2. jeffesonm | | #3

    So far I've got 2x6 T&G laid down and peel and stick underlayment over the whole thing. No overhangs on the eaves or gable ends so the peel and stick laps onto the housewrap.

    Next will be the polyiso followed by some type of water protection, notched horizontal battens and then the standing seam metal roof, clips screwed to the battens.

    Trying to decide what material to go on top of the polyiso. Another layer of peel and stick seems overkill. My primary water barrier will be the standing seam metal roof of course, and then the peel and stick under the polyiso is the backup. I really just want something to keep incidental condensation or moisture off the polyiso. Also seems like perhaps I want something waterproof, but vapor permeable to allow any moisture from the polyiso to escape.

    Any reason I can't just use Tyvek? Cheap, comes in big rolls, etc. It's a little slippery I suppose but the roof is 1/2:12 so pretty flat.

    Or I guess alternative is some synthetic roofing underlayment?

  3. Roger Berry | | #4

    jeffesonm,

    You will definitely want to keep moisture/water out of your polyiso. In my locality which is high altitude mountainous, the code calls for complete ice and water shield from drip to ridge under metal roofing. Two good reasons here relating to deep snow cover and ice dam potentials. I don't think Austin is going to see much snow, but then we still have a few weeks of 2020 left.

    Using the gummy stick on ice and water shield has an one advantage over non-adhering types, in that it will tend to seal the penetrations. Your clips will be going into the sleepers, but the sleeper's fasteners will be going through your top water guard and foam, as well as the lower water shield. If both are self sealing you will be more likely to keep the water out of the polyiso.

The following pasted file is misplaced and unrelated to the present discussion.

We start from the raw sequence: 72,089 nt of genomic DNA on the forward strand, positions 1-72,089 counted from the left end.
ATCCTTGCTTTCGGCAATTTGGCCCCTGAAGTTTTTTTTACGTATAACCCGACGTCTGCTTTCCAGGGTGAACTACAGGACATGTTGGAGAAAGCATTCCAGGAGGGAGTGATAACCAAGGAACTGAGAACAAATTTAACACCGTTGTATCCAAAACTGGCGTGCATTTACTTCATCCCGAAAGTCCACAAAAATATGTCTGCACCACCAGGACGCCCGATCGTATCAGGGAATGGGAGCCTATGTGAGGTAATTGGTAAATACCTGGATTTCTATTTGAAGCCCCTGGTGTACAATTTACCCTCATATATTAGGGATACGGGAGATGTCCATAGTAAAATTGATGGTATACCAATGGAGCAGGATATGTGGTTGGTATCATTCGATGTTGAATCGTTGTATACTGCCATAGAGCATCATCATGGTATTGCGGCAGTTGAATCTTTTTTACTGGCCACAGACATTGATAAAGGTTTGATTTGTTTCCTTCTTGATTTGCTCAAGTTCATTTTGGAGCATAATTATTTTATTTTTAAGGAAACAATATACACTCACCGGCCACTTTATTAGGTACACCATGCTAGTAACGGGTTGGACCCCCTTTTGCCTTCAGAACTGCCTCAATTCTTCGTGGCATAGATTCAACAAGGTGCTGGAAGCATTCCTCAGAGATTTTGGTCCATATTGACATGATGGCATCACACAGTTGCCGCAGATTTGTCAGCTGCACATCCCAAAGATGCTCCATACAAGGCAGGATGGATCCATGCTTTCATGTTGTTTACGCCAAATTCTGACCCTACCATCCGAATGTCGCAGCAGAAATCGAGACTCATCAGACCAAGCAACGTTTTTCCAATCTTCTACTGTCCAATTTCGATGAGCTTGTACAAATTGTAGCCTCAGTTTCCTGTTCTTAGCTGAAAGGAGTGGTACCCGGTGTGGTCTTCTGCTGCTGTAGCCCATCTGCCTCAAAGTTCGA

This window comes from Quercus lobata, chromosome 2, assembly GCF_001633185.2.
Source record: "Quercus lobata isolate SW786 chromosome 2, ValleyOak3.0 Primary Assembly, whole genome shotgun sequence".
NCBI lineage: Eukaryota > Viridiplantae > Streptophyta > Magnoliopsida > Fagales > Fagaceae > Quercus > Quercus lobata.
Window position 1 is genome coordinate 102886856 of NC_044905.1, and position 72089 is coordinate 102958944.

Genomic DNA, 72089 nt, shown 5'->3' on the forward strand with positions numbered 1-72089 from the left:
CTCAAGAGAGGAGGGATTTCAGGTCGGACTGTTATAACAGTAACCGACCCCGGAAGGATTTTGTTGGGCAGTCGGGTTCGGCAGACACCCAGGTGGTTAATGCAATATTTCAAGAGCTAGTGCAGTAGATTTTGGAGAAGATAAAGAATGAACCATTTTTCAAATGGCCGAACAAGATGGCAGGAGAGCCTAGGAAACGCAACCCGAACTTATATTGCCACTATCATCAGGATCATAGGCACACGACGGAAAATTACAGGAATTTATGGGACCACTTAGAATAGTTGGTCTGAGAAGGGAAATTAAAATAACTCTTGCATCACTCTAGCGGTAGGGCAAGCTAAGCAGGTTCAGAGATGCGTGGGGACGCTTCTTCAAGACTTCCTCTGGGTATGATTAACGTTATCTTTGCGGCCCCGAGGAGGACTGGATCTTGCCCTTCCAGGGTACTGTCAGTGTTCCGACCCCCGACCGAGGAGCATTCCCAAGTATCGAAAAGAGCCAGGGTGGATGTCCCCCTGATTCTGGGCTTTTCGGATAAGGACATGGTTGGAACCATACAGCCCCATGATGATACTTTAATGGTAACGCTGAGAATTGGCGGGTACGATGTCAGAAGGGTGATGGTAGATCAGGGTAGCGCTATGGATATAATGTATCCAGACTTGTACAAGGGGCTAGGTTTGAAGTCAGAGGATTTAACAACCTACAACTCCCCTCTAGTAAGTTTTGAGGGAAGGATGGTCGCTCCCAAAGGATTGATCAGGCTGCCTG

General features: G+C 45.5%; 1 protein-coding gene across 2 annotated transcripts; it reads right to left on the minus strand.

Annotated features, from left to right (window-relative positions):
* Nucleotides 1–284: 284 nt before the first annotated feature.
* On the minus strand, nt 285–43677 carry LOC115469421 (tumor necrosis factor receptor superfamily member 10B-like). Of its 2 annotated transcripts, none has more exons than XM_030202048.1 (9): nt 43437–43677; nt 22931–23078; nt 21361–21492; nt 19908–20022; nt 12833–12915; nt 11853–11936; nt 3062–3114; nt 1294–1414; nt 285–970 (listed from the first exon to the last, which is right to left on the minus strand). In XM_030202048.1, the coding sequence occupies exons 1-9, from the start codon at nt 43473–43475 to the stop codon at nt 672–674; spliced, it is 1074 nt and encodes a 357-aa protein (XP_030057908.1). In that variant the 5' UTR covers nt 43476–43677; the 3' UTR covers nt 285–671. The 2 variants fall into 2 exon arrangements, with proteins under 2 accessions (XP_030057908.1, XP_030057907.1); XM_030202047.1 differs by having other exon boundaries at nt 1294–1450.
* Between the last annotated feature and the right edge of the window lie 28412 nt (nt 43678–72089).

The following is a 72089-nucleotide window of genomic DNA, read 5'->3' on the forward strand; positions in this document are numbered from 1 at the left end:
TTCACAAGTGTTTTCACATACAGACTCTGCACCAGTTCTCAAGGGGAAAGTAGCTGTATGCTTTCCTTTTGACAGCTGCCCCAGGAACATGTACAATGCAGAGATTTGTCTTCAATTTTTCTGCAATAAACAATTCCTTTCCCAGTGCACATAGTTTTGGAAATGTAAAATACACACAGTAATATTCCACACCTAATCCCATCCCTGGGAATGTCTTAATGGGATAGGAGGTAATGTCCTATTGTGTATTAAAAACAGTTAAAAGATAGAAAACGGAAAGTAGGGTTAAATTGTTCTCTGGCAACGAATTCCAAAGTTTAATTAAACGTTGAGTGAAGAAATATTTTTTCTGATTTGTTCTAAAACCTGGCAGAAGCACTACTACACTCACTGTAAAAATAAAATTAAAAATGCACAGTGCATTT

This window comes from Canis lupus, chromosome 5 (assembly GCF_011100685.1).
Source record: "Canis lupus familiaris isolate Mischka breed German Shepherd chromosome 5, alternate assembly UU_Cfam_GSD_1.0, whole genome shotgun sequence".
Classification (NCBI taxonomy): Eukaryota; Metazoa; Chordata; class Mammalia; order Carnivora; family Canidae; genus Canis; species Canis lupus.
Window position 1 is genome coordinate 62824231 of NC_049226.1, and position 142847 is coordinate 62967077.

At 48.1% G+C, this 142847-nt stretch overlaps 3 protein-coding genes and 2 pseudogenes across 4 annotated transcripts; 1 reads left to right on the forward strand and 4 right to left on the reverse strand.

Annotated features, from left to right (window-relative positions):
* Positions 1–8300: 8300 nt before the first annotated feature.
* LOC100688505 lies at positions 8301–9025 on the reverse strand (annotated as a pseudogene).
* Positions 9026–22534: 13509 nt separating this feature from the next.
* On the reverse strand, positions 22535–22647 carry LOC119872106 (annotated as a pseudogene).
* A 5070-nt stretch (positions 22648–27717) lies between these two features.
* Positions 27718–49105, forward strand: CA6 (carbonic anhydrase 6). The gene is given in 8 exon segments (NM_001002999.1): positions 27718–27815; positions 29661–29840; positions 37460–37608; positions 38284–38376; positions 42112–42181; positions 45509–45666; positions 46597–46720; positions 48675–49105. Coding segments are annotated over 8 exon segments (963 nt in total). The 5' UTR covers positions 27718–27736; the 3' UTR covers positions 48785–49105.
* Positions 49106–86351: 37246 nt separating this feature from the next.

Keeping the water out of the insulation layer is far more critical than counting on it "breathing" after getting wet. There will not be sufficient air flow under the metal to count on removing errant moisture. In Austin, my understanding based on Matt's guidance, is that condensation cycling in spring and fall is why he moved toward drainable sleepers. You can see why counting on drying out wet insulation in a relatively humid environment is not going to go real well. At least you are not on the coast.

    Grooved sleepers will drain, although perhaps a bit less quickly. Capillary forces will tend to keep a wet film under the 2x which would be more slowly redistributed by the wood. If you still have the option, pressure treated sleepers might be a worthwhile upgrade. If you have stock already, consider treating them with a deck type water repellent.

    Whichever path you take, be sure to get high temperature rated material. Metal roofs radiate heat equally on both faces, so it gets quite roasty underneath.